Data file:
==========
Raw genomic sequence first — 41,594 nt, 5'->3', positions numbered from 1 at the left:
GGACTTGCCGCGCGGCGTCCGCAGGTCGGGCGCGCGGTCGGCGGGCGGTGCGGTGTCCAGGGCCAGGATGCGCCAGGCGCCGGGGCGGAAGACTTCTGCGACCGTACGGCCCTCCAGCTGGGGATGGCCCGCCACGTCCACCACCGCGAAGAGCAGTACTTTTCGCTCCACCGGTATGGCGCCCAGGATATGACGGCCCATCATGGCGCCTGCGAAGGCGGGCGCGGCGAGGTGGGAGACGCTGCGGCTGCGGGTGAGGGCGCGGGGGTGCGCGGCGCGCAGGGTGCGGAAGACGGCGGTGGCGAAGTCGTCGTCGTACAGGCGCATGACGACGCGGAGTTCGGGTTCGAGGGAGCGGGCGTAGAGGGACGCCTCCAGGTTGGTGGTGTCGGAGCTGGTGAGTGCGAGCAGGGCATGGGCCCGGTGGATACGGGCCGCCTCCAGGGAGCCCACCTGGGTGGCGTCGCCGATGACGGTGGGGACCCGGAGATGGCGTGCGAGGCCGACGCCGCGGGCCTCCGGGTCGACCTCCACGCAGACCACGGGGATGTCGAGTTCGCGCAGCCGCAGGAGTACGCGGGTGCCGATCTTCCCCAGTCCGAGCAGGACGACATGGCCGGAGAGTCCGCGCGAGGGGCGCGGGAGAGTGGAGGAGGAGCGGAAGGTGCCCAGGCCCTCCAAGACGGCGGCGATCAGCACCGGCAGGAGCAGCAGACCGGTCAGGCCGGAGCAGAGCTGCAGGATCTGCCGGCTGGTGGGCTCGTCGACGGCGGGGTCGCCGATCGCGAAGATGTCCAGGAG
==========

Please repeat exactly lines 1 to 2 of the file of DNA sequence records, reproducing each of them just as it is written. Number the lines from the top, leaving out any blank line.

Raw genomic sequence first — 41,594 nt, 5'->3', positions numbered from 1 at the left:
GGACTTGCCGCGCGGCGTCCGCAGGTCGGGCGCGCGGTCGGCGGGCGGTGCGGTGTCCAGGGCCAGGATGCGCCAGGCGCCGGGGCGGAAGACTTCTGCGACCGTACGGCCCTCCAGCTGGGGATGGCCCGCCACGTCCACCACCGCGAAGAGCAGTACTTTTCGCTCCACCGGTATGGCGCCCAGGATATGACGGCCCATCATGGCGCCTGCGAAGGCGGGCGCGGCGAGGTGGGAGACGCTGCGGCTGCGGGTGAGGGCGCGGGGGTGCGCGGCGCGCAGGGTGCGGAAGACGGCGGTGGCGAAGTCGTCGTCGTACAGGCGCATGACGACGCGGAGTTCGGGTTCGAGGGAGCGGGCGTAGAGGGACGCCTCCAGGTTGGTGGTGTCGGAGCTGGTGAGTGCGAGCAGGGCATGGGCCCGGTGGATACGGGCCGCCTCCAGGGAGCCCACCTGGGTGGCGTCGCCGATGACGGTGGGGACCCGGAGATGGCGTGCGAGGCCGACGCCGCGGGCCTCCGGGTCGACCTCCACGCAGACCACGGGGATGTCGAGTTCGCGCAGCCGCAGGAGTACGCGGGTGCCGATCTTCCCCAGTCCGAGCAGGACGACATGGCCGGAGAGTCCGCGCGAGGGGCGCGGGAGAGTGGAGGAGGAGCGGAAGGTGCCCAGGCCCTCCAAGACGGCGGCGATCAGCACCGGCAGGAGCAGCAGACCGGTCAGGCCGGAGCAGAGCTGCAGGATCTGCCGGCTGGTGGGCTCGTCGACGGCGGGGTCGCCGATCGCGAAGATGTCCAGGAG